On Thu, 20 Sep 2007 05:23:13 +0200 (CEST), "Alchemie foto\\grafiche" <[EMAIL 
PROTECTED]> wrote:
> Raphael Quinet wrote
> _" I do not
> want to say too much about that because I do not want to give too many
> ideas to the crooks, but let's say that the way some things are split
> or ordered in the JPEG file is usually different between digital
> cameras and image editing software."_
> Well i too don't want give ideas to crooks, but i want say that there is no 
> way to demonstrate that a imagine is faked,
> You can only demonstrate that is a fake if some mistake were done, if not, 
> simply there is no way,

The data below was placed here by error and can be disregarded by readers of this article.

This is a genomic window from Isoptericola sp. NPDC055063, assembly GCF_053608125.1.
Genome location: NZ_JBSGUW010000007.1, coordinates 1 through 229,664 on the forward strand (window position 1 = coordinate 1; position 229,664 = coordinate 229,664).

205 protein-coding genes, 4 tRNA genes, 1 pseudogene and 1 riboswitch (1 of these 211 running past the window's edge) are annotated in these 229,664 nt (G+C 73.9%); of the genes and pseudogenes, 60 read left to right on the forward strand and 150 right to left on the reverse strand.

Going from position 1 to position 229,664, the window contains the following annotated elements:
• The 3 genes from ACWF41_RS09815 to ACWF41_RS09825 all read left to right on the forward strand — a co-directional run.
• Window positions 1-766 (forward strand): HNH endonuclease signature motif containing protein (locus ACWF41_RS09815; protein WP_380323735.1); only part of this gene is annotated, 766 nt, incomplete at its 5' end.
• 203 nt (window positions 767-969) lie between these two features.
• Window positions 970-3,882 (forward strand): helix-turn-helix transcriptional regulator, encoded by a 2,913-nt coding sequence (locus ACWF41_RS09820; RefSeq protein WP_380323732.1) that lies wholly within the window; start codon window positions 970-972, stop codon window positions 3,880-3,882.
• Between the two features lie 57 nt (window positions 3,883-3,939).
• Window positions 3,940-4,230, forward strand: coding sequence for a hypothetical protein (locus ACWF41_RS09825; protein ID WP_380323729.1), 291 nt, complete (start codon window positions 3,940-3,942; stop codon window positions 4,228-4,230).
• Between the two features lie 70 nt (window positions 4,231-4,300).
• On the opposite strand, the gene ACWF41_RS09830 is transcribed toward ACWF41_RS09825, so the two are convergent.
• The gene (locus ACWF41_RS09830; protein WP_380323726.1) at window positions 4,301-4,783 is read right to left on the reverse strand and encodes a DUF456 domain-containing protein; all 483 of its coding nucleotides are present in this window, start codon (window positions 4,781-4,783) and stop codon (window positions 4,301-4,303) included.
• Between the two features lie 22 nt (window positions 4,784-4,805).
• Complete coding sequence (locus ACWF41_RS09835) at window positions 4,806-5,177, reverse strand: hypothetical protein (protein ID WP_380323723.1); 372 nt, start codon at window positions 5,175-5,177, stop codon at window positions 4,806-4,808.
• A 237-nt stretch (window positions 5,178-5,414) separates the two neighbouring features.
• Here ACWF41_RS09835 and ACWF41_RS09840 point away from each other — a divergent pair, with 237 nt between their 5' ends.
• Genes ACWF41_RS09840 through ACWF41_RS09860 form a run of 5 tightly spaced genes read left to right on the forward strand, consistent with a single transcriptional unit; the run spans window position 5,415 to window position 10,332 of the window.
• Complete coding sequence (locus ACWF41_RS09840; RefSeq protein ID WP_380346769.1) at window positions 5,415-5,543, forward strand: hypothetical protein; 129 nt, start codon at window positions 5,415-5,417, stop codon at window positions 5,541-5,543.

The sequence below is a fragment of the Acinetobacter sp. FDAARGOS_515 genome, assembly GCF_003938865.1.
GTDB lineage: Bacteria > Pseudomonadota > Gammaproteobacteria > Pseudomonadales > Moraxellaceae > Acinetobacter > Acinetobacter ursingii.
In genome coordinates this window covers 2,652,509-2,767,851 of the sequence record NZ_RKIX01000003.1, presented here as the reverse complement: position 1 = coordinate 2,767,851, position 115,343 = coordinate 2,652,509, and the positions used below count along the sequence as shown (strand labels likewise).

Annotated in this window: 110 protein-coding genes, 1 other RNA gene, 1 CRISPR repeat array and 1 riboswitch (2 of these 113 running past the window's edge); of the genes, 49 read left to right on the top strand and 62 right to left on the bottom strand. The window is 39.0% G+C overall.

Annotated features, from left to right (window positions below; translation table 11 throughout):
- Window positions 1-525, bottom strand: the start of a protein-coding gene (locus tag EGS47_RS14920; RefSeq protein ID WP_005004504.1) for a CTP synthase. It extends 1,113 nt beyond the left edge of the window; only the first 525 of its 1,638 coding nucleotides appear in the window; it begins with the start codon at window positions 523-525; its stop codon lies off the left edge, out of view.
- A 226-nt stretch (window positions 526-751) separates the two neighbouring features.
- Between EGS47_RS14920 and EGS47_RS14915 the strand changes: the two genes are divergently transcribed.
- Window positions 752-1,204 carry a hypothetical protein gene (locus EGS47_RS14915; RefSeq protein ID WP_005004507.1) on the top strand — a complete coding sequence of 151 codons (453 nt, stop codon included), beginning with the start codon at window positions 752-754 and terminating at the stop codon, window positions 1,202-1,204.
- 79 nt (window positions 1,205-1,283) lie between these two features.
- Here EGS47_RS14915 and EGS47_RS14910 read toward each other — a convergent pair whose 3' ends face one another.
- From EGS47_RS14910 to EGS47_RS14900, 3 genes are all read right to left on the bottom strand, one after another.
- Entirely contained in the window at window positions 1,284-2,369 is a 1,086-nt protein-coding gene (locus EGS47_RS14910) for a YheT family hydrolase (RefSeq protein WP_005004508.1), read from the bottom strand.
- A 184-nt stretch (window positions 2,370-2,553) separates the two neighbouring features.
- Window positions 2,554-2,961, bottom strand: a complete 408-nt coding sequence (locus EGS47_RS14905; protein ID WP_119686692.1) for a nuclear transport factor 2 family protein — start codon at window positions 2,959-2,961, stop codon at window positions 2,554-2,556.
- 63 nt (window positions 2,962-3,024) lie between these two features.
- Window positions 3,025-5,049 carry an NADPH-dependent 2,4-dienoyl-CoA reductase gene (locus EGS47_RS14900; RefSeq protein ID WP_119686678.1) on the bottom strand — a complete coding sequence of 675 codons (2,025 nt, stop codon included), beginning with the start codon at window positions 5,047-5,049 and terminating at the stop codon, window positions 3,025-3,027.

Well, the point is that most people do make mistakes.

We can even play a little game if you want: give me the URL of some JPEG
image that claims to come directly from a digital camera.  I bet that I
can tell you immediately if it was modified by some other program.  And
with a bit of luck, I could even tell you which program has modified it
even if the EXIF metadata is not included in the file or has been
modified.  Note that the removal of the EXIF block is already a hint
that the image has been modified, since almost all digital cameras
include EXIF blocks in all their images.

If you have the latest GIMP from SVN (soon to be 2.4-rc3), you can also
try to run the small test program in plug-ins/jpeg/jpegqual and it may
tell you some things that you did not expect about some of your JPEG
files.  Note that this tool is still under development, but you can
already do some interesting things with it.

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